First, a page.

Metabolic Control of Blood Flow Is a Local Mechanism That Matches the Blood Flow of a Tissue to Its Metabolic Rate

Metabolic control of blood flow is the most important local control mechanism. For example, metabolic control accounts for the huge increase in blood flow through a skeletal muscle as it goes from rest to maximal exercise. The functional significance of metabolic control of blood flow is that it matches the blood flow in a tissue to the metabolic rate of the tissue. An increase in tissue blood flow in response to increased metabolic rate is called active hyperemia (hyper means “elevated,” emia refers to blood, and active implies an increased metabolic rate).

Metabolic control of blood flow works by means of chemical changes within the tissue. When the metabolic rate of a tissue increases, its consumption of oxygen increases, and there is an increased rate of production of metabolic products, including carbon dioxide, adenosine, and lactic acid. Also, some potassium ions (K+) escape from rapidly metabolizing cells, and these ions accumulate in the interstitial fluid. Therefore, as the metabolism of a tissue increases, the interstitial concentration of oxygen decreases, and the interstitial concentrations of metabolic products and K+ increase. All these changes have the same effect on arteriolar smooth muscle: they relax it (Table 24-1). The arterioles dilate, vascular resistance decreases, and more blood flows through the tissue.

TABLE 24-1

Chemical Signals Important in Local Control of Systemic Arterioles*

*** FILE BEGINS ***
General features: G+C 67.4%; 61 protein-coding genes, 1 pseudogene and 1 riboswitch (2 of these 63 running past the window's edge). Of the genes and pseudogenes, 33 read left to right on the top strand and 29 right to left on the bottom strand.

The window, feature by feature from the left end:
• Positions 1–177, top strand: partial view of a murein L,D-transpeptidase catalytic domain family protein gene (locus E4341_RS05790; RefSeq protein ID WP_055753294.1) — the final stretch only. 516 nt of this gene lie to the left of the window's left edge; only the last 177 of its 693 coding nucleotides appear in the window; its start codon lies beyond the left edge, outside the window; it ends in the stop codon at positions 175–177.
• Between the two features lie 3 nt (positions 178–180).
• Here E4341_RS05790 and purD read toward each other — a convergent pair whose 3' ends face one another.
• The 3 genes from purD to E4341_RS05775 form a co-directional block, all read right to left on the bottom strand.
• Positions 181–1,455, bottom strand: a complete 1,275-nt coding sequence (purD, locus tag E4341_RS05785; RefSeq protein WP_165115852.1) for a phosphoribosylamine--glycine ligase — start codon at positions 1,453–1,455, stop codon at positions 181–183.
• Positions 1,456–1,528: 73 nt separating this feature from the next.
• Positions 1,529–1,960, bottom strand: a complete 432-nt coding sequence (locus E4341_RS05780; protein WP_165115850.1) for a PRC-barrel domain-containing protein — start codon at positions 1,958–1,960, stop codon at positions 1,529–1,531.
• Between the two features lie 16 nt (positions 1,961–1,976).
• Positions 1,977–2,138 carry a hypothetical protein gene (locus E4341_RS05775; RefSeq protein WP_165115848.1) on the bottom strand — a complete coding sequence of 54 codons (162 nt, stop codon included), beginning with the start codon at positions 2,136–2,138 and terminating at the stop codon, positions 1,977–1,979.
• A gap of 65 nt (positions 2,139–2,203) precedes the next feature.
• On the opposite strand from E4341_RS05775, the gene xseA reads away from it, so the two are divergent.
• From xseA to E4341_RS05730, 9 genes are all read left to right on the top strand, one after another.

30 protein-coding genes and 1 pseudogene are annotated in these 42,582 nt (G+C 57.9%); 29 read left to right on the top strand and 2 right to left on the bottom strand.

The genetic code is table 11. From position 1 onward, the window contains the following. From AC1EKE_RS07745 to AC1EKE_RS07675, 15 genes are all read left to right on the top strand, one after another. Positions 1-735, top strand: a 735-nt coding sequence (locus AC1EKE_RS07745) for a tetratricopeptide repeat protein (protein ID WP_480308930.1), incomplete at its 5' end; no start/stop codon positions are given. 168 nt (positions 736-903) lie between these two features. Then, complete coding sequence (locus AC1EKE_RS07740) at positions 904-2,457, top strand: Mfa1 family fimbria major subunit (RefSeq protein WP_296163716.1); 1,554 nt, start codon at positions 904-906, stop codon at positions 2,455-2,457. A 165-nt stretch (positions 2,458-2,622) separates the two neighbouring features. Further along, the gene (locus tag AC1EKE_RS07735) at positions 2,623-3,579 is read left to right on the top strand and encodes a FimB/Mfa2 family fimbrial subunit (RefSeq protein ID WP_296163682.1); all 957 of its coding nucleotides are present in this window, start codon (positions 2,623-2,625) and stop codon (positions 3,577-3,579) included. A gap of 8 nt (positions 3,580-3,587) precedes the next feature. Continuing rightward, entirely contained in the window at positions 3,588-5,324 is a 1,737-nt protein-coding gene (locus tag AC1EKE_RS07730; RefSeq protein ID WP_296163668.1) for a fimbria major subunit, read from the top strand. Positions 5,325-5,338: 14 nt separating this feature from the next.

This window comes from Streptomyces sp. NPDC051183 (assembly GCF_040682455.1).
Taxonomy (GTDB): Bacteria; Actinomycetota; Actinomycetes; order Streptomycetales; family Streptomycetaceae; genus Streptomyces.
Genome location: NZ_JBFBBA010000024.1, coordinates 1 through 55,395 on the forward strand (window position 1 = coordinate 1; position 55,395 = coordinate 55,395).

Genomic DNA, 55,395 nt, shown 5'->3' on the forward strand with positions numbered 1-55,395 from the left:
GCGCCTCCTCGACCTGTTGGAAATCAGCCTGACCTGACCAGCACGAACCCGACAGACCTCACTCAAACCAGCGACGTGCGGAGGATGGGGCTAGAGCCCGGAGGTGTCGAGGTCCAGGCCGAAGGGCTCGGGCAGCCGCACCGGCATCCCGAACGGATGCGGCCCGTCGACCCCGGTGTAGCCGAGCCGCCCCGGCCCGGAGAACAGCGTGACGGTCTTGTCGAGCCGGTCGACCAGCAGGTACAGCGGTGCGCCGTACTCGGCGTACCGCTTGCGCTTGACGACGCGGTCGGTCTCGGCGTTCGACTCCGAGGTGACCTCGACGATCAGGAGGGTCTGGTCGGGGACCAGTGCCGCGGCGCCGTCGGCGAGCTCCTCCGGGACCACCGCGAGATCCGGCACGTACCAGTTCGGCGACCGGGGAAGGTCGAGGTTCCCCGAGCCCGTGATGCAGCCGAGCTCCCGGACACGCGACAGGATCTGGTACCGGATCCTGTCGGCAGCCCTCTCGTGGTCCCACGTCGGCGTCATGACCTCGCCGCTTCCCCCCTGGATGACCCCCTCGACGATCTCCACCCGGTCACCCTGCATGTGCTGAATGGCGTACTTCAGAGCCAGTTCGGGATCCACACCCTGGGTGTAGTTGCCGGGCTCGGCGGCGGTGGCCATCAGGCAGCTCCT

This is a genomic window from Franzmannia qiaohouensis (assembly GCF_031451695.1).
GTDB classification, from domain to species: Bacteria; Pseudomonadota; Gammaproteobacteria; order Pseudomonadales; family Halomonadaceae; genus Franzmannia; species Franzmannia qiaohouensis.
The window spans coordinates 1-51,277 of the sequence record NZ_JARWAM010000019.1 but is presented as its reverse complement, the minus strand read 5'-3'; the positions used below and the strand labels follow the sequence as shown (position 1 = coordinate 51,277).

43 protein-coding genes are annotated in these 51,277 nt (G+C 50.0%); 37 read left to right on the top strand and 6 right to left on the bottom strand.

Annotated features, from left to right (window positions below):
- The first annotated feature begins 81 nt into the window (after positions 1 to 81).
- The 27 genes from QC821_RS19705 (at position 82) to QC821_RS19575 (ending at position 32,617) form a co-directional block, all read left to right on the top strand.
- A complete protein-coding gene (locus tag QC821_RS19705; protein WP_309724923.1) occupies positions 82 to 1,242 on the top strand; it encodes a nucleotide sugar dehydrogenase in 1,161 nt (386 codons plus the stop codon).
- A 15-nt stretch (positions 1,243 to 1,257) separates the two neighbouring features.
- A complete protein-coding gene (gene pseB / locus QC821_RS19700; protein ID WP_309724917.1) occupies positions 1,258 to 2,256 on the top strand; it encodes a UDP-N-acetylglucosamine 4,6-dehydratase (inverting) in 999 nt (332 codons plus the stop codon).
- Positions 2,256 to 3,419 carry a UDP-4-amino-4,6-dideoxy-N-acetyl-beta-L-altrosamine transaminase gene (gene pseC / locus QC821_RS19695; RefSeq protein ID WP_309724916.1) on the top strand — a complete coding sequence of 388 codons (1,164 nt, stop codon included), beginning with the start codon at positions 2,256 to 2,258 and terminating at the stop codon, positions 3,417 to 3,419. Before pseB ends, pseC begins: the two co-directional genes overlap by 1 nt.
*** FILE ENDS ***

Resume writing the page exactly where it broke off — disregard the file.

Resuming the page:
Chemical Signal Source Effect
Signals Related to Metabolism
Oxygen Delivered by arterial blood; consumed in aerobic metabolism Vasoconstriction. (Rapid metabolism depletes O2, which causes vasodilation.)
Carbon dioxide Produced by aerobic metabolism Vasodilation
Potassium ions (K+) Released from rapidly metabolizing cells Vasodilation
Adenosine Released from rapidly metabolizing cells Vasodilation
Metabolic acids (e.g., lactic acid) Produced by anaerobic metabolism Vasodilation
Other Local Chemical Signals (Paracrines)
Endothelin-1 (ET1) Endothelial cells Vasoconstriction
Nitric oxide (NO) Endothelial cells and some parasympathetic nerve endings Vasodilation
Thromboxane A2 (TXA2) Platelets Vasoconstriction (also increases platelet aggregation)
Prostacyclin (PGI2) Endothelial cells Vasodilation (also decreases platelet aggregation)
Histamine Mast cells Vasodilation (also increases capillary permeability)
Bradykinin Globulins in blood or tissue fluid Vasodilation (also increases capillary permeability)


*Some of these chemical signals have different effects on pulmonary blood vessels than on systemic vessels. A high level of oxygen, for example, causes dilation of pulmonary vessels, whereas the effect in systemic vessels is vasoconstriction. See Chapter 46 for more details.